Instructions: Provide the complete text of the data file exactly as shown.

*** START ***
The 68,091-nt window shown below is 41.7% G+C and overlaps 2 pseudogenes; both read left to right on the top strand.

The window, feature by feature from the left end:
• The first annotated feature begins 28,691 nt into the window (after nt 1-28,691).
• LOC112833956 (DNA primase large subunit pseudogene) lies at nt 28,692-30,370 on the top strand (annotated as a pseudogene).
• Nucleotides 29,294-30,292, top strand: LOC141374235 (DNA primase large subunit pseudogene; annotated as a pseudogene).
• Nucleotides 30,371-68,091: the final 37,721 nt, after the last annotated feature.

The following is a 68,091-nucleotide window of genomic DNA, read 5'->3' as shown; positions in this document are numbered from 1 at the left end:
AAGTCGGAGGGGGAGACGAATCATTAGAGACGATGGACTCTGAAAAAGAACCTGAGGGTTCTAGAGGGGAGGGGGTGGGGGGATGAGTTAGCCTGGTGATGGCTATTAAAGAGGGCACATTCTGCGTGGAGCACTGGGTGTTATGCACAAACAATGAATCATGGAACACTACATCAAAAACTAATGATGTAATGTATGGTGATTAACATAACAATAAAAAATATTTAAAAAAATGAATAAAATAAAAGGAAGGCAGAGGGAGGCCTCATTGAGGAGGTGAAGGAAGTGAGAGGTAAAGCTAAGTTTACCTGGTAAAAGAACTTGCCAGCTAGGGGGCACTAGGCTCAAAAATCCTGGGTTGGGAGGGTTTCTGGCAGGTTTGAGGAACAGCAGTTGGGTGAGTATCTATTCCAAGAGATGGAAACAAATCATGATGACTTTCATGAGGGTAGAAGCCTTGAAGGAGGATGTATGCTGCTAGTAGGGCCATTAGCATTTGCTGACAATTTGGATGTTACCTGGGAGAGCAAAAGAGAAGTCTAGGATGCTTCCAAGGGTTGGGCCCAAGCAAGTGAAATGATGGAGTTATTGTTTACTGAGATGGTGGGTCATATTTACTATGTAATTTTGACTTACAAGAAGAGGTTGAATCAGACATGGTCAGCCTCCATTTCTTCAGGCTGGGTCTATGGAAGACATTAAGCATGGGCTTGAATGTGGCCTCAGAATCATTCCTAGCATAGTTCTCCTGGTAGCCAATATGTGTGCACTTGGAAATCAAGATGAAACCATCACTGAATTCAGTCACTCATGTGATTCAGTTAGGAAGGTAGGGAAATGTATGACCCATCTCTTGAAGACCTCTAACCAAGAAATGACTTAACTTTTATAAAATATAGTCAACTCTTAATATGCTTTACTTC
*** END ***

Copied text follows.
The 68,091-nt window shown below is 41.7% G+C and overlaps 2 pseudogenes; both read left to right on the top strand.

The window, feature by feature from the left end:
• The first annotated feature begins 28,691 nt into the window (after nt 1-28,691).
• LOC112833956 (DNA primase large subunit pseudogene) lies at nt 28,692-30,370 on the top strand (annotated as a pseudogene).
• Nucleotides 29,294-30,292, top strand: LOC141374235 (DNA primase large subunit pseudogene; annotated as a pseudogene).
• Nucleotides 30,371-68,091: the final 37,721 nt, after the last annotated feature.

The following is a 68,091-nucleotide window of genomic DNA, read 5'->3' as shown; positions in this document are numbered from 1 at the left end:
AAGTCGGAGGGGGAGACGAATCATTAGAGACGATGGACTCTGAAAAAGAACCTGAGGGTTCTAGAGGGGAGGGGGTGGGGGGATGAGTTAGCCTGGTGATGGCTATTAAAGAGGGCACATTCTGCGTGGAGCACTGGGTGTTATGCACAAACAATGAATCATGGAACACTACATCAAAAACTAATGATGTAATGTATGGTGATTAACATAACAATAAAAAATATTTAAAAAAATGAATAAAATAAAAGGAAGGCAGAGGGAGGCCTCATTGAGGAGGTGAAGGAAGTGAGAGGTAAAGCTAAGTTTACCTGGTAAAAGAACTTGCCAGCTAGGGGGCACTAGGCTCAAAAATCCTGGGTTGGGAGGGTTTCTGGCAGGTTTGAGGAACAGCAGTTGGGTGAGTATCTATTCCAAGAGATGGAAACAAATCATGATGACTTTCATGAGGGTAGAAGCCTTGAAGGAGGATGTATGCTGCTAGTAGGGCCATTAGCATTTGCTGACAATTTGGATGTTACCTGGGAGAGCAAAAGAGAAGTCTAGGATGCTTCCAAGGGTTGGGCCCAAGCAAGTGAAATGATGGAGTTATTGTTTACTGAGATGGTGGGTCATATTTACTATGTAATTTTGACTTACAAGAAGAGGTTGAATCAGACATGGTCAGCCTCCATTTCTTCAGGCTGGGTCTATGGAAGACATTAAGCATGGGCTTGAATGTGGCCTCAGAATCATTCCTAGCATAGTTCTCCTGGTAGCCAATATGTGTGCACTTGGAAATCAAGATGAAACCATCACTGAATTCAGTCACTCATGTGATTCAGTTAGGAAGGTAGGGAAATGTATGACCCATCTCTTGAAGACCTCTAACCAAGAAATGACTTAACTTTTATAAAATATAGTCAACTCTTAATATGCTTTACTTC